Thetford/Norcold Dyson Racing's Chris Dyson clinched his first American Le Mans Series championship and Dyson Racing won a fourth consecutive Team title in the Petit Le Mans at Road Atlanta Saturday. By finishing second with Didier de Radigues...
Thetford/Norcold Dyson Racing's Chris Dyson clinched his first American Le Mans Series championship and Dyson Racing won a fourth consecutive Team title in the Petit Le Mans at Road Atlanta Saturday.
By finishing second with Didier de Radigues and Chad Block in the 1000-mile Petit Le Mans enduro, Dyson edged Intersport Racing's Jon Field and Duncan Dayton for the championship.
In a season that was never lacking for drama, today's race was no exception for the crew of the #20 Dyson MG-Lola EX257. After de Radigues had moved the car up to third place overall, Block crashed in the race's second hour shortly after taking over the controls. The Pennsylvanian was fortunate to return the wounded #20 machine to the pits, where the crew worked feverishly to make repairs. Rejoining the field more than an hour later, and needing to cover seventy percent of the race distance to score necessary points, Dyson and de Radigues set out on a steady pace. Eventually, the car had moved up to 21st position overall in the thirty-eight car field.
Dyson was thrilled with the result. "We certainly didn't make it easy for ourselves today," he said. "But racing's all about triumphing over adversity, and we've had some great success this year. This is really a credit to the team and my great teammates, without whom this wouldn't have happened. No one in this organization-- and that includes all of our suppliers-- is ever satisfied, and we're always looking for the edge over our competition. I happened to be the beneficiary of our good fortune, and for that I'm really grateful."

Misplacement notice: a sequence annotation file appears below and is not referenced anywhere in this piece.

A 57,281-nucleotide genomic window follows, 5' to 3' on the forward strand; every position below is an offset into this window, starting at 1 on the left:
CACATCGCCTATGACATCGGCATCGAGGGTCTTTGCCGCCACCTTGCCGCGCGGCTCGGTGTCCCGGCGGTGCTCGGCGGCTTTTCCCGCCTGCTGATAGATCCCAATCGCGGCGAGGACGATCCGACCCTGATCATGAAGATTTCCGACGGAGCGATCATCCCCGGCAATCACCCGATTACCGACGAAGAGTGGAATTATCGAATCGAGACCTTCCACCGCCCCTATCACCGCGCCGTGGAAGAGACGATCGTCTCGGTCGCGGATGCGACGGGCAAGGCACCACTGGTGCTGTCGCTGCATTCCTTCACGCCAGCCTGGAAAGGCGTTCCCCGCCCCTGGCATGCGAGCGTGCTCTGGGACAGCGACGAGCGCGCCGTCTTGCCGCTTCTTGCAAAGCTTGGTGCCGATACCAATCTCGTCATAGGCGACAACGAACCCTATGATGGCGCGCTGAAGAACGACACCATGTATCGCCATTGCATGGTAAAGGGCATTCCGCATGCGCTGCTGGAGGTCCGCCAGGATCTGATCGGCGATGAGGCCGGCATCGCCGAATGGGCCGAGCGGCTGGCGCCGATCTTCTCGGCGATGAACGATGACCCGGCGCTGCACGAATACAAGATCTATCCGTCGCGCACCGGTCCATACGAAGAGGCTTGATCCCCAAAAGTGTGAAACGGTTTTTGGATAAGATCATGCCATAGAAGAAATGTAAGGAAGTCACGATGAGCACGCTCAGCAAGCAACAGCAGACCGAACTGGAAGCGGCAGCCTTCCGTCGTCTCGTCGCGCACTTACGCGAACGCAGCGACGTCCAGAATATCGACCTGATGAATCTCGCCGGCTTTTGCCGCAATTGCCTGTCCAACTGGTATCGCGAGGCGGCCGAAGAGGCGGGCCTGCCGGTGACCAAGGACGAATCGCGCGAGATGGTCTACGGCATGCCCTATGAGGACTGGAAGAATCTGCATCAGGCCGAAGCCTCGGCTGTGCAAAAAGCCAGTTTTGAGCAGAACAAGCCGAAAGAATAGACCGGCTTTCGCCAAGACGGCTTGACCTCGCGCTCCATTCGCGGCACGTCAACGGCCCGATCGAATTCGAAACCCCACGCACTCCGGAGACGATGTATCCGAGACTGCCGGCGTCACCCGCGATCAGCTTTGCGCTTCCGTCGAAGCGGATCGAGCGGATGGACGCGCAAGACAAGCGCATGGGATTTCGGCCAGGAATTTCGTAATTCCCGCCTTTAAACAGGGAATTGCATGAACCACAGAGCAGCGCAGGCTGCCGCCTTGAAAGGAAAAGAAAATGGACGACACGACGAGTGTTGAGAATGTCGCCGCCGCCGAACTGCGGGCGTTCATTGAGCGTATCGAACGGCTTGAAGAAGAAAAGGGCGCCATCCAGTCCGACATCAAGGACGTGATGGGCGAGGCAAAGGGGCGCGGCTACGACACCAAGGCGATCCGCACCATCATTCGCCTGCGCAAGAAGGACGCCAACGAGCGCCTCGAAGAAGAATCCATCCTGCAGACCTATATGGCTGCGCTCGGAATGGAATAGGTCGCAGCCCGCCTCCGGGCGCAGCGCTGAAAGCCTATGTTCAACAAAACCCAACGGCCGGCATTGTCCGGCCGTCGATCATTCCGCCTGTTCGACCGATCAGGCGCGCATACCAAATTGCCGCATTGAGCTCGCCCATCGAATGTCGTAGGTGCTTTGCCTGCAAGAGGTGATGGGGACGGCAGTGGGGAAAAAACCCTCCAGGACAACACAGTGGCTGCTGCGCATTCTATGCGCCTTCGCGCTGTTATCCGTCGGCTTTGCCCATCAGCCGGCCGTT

The sister car of James Weaver, Andy Wallace and Butch Leitzinger suffered electrical woes that eliminated their #16 machine from the event in the first hour. Weaver's early race form promised a day-long batte with the winning Audi R8 Champion team, the Englishman running for the outright lead after matching or bettering their times all week. It was not to be, sadly, and Weaver was forced to retire the car after a faulty voltage regulator led to a broken turbo.
"The car was mighty all week, and it's really annoying to have something like this take us out of contention," Weaver said. "We did learn quite a bit this weekend, and we've got several things we'll be dealing with in offseason testing and development."
With the conclusion of the nine-round American Le Mans Series, the Dyson team will return to its Poughkeepsie, New York headquarters to prepare the cars for more testing in advance of the 2004 season.
Dyson Racing's most recent accomplishment underscores its position as North America's most successful sportscar team, with eight Driver's and six Team championships in the last seven seasons of sportscar competition.